Because I'm not just a writer, or director, or director of development, but also run my company, I am often called upon to do OTHER CRAP besides being a creative. I hate the other crap, but it allows me to be more marketable to my business partners and the outside world.
And it got me to thinking about all the junk that needs to be done OUTSIDE of being creative and writing a script/directing a project in order to be successful. So I decided to run down a few for you, since I've once again neglected you for so long.
This is all of the materials that are required to get your script ready to be shown to people. It includes summaries, treatments, and loglines. I can't tell you how many writers I run in to that have a script and don't have the pitch material to get it read. Most of the time, there is a structure to getting a story read.
1-A producer wants to hear a logline. If the logline is compelling, go to step 2, if it's not, the story dies here. This is currently happening with a story i wrote at the beginning of the year. Because it's not "high concept", can't be pitched in 1 sentence, people don't want to read it. In the meantime, my high concept work gets read all the time.
2-Then they want to see a summary/treatment. This is a 1 page document in the case of a summary, or a 3-5 page document for a treatment, that gives the details on structure, plot twists, and how the story plays out. If the story is compelling and up the producer's alley, they will read your script. Doesn't mean they'll like it. In fact, most of the time the execution is terrible, but they are reading it. Scripts on the shelf don't get sold!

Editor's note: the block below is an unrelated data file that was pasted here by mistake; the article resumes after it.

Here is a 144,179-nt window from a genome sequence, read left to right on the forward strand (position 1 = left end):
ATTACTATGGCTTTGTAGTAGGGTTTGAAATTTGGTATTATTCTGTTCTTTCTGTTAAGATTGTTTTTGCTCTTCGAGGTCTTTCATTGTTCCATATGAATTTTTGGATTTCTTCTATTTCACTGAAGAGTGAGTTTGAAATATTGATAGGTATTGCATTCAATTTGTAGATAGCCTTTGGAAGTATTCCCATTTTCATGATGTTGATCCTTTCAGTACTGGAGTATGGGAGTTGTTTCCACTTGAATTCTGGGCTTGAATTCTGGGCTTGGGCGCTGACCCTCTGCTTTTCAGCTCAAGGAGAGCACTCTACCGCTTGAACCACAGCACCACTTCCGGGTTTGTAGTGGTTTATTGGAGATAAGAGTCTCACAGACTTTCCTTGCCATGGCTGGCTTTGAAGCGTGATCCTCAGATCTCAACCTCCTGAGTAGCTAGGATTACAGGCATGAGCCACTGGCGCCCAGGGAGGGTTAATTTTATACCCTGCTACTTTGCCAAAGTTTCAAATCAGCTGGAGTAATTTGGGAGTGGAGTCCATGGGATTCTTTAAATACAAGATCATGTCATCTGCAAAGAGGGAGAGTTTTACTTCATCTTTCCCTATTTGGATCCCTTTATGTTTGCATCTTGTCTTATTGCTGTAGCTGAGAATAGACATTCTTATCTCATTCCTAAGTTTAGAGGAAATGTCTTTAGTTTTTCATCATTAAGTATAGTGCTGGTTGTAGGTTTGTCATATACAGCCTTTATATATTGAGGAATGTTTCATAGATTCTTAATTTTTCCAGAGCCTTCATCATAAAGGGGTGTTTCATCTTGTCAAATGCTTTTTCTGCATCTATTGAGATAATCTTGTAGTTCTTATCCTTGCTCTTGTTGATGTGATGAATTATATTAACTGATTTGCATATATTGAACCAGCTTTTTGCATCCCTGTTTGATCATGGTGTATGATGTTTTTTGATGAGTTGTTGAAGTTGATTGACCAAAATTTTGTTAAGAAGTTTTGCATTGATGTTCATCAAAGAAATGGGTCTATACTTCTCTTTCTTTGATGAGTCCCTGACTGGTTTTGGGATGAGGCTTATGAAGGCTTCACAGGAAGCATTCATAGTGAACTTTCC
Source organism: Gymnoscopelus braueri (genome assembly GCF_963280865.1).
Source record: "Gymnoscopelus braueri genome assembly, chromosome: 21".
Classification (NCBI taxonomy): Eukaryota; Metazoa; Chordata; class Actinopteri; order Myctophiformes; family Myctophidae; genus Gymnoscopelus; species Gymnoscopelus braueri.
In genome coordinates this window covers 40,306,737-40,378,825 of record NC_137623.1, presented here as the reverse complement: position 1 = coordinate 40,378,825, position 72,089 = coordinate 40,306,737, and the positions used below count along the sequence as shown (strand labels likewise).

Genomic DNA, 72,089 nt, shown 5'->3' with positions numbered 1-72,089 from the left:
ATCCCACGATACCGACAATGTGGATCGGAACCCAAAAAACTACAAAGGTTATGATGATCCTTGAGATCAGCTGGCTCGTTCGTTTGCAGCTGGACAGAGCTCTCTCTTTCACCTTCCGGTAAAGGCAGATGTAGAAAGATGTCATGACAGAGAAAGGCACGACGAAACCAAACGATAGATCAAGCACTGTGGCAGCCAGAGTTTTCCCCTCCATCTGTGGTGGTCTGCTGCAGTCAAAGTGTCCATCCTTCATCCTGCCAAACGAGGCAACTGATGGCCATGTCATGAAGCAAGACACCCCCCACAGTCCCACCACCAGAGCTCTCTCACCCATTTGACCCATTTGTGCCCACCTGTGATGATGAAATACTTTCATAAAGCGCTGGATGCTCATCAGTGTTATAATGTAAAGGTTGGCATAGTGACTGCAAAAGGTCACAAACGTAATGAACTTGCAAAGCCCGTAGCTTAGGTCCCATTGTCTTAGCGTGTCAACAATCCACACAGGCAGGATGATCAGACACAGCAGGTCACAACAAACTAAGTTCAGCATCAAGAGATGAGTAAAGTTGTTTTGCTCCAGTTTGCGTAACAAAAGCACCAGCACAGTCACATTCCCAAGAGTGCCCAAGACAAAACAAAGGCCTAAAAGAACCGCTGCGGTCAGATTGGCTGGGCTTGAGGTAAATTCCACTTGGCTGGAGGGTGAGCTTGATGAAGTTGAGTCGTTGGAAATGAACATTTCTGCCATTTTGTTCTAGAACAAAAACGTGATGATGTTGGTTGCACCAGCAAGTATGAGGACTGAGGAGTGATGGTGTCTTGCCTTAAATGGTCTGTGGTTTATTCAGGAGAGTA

In this ever expanding world of converging media, it's often required, or recommended, to get together other pitch material. This can be a comic book, concept art, or other information that will show the visual style of the show/movie. Why? Because producers are dumb...j/k...but they are very busy, and read tons of scripts a week, and if they can't visualize your noir story, it's never gonna get made.
The Business/Legal Stuff
Thank god for my business partner being a lawyer. Otherwise I would pull my hair out every day. THIS is the stuff I really hate, and the thing that is most important. No investor will give you dime one without this material, even if the script is great. This is the business plan, budget, schedule, cast list, LOIs, PPMs, distributor information, etc. All of the materials that make the package exciting for investors. For a creative, this is a nightmare because it's breaking down all of your scenes and putting a numeric value on them.
However, as a creative, it's also a very important skill to have, because most movies are made either below 20 million, or over 80 million. There are movies in the gooey middle, but the most successful movies fall in those ranges. And, as a baby writer, you'll be writing, or should be writing for the former. And if you know the costs of that 120 call pile-up, you will be able to justify whether it is necessary.
The bottom line is, you are a creative, but you are ALSO a business. You are selling yourself, and these are the materials, outside of the business stuff if you're not a producer as well, that will sell you to a producer, and get your script bought, if not made.
So, before you go wide with a script, make sure that you have all the material to back it up, and when someone asks you about it, you can pitch like the wind and get people interested.